PHILADELPHIA -- The rain and the score were ruining the Hawaiian-themed afternoon for 39,293 fans Sunday, until Shane Victorino gave them something to cheer about. Victorino was the appropriate hero -- and why not? He and his Hawaiian heritage had been celebrated all day. There was the Victorino Hula Figurines that were handed out before the game. Hula dancers donned grass skirts and Hawaiian-print shirts, and native music was piped in between innings. So when Victorino came up with the score tied and one out in the bottom of the ninth, there was the feeling that everyone was expecting the same result. As soon as the shot left Victorino's bat, a knowing roar went up from Citizens Bank Park.
Giants left fielder Mike Sweeney trotted back but could only watch the ball fall into the seats. Victorino pumped his fist twice, then kept it raised as Philadelphia moved closer to a series victory against San Francisco with the 9-8 win. "It couldn't have happened at a better time," said Victorino, whose neck was hidden by numerous leis. "It's just weird how it worked." The Phillies, at 28-28, have reached the .500 mark for the seventh time this season. Ryan Howard had temporarily given the Phillies the lead with a dramatic three-run homer in the seventh inning that seemed like it might stand as the game-winner. But relievers Ryan Madson and Antonio Alfonseca gave up an RBI base hit in the ninth inning as the Giants tied it. Victorino was just supposed to win it. "It was Hula Day," Greg Dobbs said. "What do you expect?" It was probably better that way. Victorino had been disappointed until his final at-bat, going 0-for-3. He came close to sending one out in the seventh, but it fell short, into the mitt of center fielder Randy Winn. Victorino found a fastball he liked in the ninth from Kevin Correia, but was late getting around on it. Victorino said after the game that it was only his second opposite-field home run as a professional, with the first coming when he was a member of the Class A Wilmington Waves of the South Atlantic League. "I mean, look at me," Victorino said, poking fun at a frame not ideal for power. "He's got some pop," said Rowand, who went 3-for-4 from the seventh spot, with a home run. "He had some near-misses his previous at-bats." There was plenty to laugh about when the game was over, but for a while, the Phillies' chances were as cloudy as the sky around Philadelphia. Freddy Garcia followed up his longest outing of the season with a poor effort, giving up six runs over 5 1/3 innings. He gave up a leadoff home run to Winn to start the game, and served up another to Bengie Molina to start the second. "I'm concerned, because he pitched out of jams and he gets caught up in big innings," said manager Charlie Manuel of Garcia's 98-pitch outing. "Once he got down at the bottom of their lineup, I wanted to put the lefty on those left-handed hitters." Southpaw Michael Zagurski relieved Garcia and didn't allow an earned run despite a comical moment where the ball slipped from his hand as he tried to throw to first. The Giants scored three runs in the fifth and two more in the sixth to lead 7-5. Howard's three-run blast to center field ricocheted off the wall behind the shrubbery. The reigning National League MVP is hitting .297 with four homers since returning from the disabled list. "That's what he's supposed to do," Jimmy Rollins said. "The crowd stood up and cheered, and he delivered." Madson, who hit for himself in the bottom of the eighth to come out again for the ninth, walked two consecutive Giants batters. Kevin Frandsen then singled off Alfonseca, driving in the tying run. Madson had gotten a key out in the eighth inning. With a runner on and the Giants down a run, Barry Bonds pinch-hit. The right-hander got Bonds to foul off a couple pitches before grounding into a fielder's choice to end the inning. Manuel let Madson hit for himself in the bottom of the inning, hoping he could close the game against three left-handers. "That was the most intense [at-bat] so far," Madson said of his Bonds confrontation. "I made a couple of good pitches to him and he laid off, and I finally got him on that last fastball. I wish I could have gotten two more outs [after retiring Winn in the ninth]." He wasn't able to finish, but everything turned out all right, thanks to Victorino. "It was overcast, we got down early by a lot," Howard said. "We just said, 'Man, we got to find a way to win this game.'" Victorino was more than happy to provide a solution. Despite the gloom from the rain and the early deficit, there was still a party atmosphere brought on by the Hula theme. Even actor Danny DeVito, in town to promote his show, "It's Always Sunny in Philadelphia," danced on top of the home dugout. "As the game went on, I really felt how the whole day was circled around me and my Hawaiian culture," Victorino said. The game-ending homer was his first. Aloha 'oe (farewell to you).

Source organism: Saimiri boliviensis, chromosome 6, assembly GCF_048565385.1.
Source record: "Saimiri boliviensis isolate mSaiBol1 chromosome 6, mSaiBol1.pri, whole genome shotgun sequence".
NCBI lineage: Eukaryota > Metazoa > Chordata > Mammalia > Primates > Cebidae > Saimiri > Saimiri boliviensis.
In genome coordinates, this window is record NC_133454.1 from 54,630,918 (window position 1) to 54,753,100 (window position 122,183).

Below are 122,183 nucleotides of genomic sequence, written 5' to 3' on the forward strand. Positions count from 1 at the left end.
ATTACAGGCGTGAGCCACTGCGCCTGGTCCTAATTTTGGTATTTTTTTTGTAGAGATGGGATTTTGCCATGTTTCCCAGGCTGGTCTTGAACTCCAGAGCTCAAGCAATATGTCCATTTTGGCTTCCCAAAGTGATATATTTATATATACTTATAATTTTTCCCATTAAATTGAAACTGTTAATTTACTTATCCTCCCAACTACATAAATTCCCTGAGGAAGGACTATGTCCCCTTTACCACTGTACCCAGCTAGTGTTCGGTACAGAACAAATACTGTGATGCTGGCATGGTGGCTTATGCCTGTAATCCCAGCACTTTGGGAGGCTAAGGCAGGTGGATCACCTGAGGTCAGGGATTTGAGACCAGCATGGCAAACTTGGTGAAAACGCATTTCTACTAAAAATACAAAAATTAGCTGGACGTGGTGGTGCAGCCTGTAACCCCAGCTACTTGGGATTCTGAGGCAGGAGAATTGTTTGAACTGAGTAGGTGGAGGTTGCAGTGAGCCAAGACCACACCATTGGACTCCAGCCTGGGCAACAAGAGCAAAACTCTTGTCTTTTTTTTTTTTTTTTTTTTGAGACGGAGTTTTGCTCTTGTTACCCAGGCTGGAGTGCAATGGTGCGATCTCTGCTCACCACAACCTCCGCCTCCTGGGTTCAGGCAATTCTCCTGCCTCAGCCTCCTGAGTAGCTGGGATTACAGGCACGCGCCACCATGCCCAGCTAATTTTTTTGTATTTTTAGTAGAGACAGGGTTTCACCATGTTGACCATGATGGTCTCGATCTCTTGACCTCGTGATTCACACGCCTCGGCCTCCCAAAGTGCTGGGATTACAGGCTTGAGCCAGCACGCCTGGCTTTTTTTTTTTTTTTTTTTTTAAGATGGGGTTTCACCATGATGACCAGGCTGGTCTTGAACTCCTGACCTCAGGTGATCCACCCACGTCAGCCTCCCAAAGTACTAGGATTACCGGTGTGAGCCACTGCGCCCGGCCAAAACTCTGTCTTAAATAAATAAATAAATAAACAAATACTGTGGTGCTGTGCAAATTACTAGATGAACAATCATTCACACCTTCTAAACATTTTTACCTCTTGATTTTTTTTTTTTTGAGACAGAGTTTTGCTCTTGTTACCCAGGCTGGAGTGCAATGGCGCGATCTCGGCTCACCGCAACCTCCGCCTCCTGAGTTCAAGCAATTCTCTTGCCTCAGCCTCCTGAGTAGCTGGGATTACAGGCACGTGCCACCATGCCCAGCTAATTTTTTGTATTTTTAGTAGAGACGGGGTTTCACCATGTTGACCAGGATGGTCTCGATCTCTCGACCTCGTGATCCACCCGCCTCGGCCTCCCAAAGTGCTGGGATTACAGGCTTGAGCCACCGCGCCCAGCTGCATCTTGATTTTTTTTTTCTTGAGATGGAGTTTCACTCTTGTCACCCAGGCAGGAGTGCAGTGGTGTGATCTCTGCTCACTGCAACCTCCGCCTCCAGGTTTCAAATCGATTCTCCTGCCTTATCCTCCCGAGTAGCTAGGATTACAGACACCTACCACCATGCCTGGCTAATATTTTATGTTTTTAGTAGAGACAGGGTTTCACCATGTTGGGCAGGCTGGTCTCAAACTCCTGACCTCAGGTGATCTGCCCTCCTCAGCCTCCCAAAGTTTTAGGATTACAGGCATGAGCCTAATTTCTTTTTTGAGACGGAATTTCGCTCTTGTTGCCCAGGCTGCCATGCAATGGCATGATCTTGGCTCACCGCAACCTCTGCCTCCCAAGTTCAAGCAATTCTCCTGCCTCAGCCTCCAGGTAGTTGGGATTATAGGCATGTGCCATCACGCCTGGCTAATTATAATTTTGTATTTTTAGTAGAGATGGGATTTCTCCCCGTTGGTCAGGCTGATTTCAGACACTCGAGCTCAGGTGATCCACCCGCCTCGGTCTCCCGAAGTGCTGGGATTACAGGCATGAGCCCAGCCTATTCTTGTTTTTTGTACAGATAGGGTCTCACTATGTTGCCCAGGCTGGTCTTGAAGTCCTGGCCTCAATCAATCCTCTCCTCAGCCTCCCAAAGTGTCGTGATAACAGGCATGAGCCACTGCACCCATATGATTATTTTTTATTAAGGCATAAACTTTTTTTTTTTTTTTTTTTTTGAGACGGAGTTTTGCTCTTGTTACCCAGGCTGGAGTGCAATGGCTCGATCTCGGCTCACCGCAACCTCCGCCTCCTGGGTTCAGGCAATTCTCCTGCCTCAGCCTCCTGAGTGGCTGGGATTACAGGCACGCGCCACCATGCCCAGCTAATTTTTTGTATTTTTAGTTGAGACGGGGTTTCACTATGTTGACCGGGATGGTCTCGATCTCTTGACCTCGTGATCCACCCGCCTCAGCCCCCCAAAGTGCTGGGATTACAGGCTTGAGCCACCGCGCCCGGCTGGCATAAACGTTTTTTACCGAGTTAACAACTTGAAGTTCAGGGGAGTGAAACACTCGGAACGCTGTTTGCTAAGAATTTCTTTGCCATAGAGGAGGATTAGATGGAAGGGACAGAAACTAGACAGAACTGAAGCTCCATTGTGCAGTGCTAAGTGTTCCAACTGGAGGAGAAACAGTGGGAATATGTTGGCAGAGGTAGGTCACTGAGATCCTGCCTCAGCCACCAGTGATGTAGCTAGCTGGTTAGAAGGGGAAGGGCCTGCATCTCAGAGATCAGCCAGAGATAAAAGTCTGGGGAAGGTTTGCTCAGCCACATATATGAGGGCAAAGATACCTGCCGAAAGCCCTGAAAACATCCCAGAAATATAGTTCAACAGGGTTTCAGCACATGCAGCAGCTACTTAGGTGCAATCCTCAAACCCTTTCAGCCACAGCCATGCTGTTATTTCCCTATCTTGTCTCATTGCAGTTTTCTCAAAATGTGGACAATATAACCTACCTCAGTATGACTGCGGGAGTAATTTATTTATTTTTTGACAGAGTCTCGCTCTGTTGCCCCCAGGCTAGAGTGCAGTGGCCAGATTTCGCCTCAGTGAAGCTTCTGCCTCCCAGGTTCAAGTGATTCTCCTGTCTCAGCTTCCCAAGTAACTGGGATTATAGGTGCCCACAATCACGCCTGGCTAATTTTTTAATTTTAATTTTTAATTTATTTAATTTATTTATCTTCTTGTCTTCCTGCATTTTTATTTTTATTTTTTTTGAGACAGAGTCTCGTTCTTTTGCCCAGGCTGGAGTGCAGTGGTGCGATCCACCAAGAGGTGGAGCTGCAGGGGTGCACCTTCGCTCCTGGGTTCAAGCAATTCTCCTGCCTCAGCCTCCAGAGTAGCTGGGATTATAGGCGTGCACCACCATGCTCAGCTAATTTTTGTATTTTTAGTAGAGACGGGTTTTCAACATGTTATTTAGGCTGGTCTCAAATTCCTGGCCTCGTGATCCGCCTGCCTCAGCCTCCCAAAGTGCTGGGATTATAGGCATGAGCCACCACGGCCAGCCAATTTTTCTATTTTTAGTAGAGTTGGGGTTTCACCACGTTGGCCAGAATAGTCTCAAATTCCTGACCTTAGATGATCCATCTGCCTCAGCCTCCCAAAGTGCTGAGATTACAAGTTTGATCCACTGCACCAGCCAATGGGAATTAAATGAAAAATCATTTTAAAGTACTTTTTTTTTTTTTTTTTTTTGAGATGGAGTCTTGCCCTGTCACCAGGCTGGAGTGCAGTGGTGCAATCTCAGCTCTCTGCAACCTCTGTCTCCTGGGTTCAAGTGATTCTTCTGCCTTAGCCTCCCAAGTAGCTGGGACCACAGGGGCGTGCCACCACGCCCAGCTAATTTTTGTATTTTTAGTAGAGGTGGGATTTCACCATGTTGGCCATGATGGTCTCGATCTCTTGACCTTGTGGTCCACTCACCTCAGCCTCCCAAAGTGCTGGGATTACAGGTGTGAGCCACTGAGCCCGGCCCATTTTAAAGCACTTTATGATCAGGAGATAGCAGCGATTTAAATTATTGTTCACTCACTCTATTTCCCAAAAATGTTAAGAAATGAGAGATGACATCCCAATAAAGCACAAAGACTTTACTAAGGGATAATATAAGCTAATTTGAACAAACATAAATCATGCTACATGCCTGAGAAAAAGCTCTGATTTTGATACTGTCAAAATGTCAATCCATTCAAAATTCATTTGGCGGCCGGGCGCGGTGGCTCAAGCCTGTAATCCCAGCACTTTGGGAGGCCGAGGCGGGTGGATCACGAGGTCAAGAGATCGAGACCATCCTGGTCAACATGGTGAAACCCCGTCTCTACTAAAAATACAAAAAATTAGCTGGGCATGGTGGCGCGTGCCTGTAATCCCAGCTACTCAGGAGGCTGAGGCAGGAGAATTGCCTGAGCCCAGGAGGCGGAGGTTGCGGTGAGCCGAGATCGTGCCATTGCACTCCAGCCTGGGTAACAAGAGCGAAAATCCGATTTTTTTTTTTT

Stephen Fastenau is an associate reporter for MLB.com. This story was not subject to the approval of Major League Baseball or its clubs.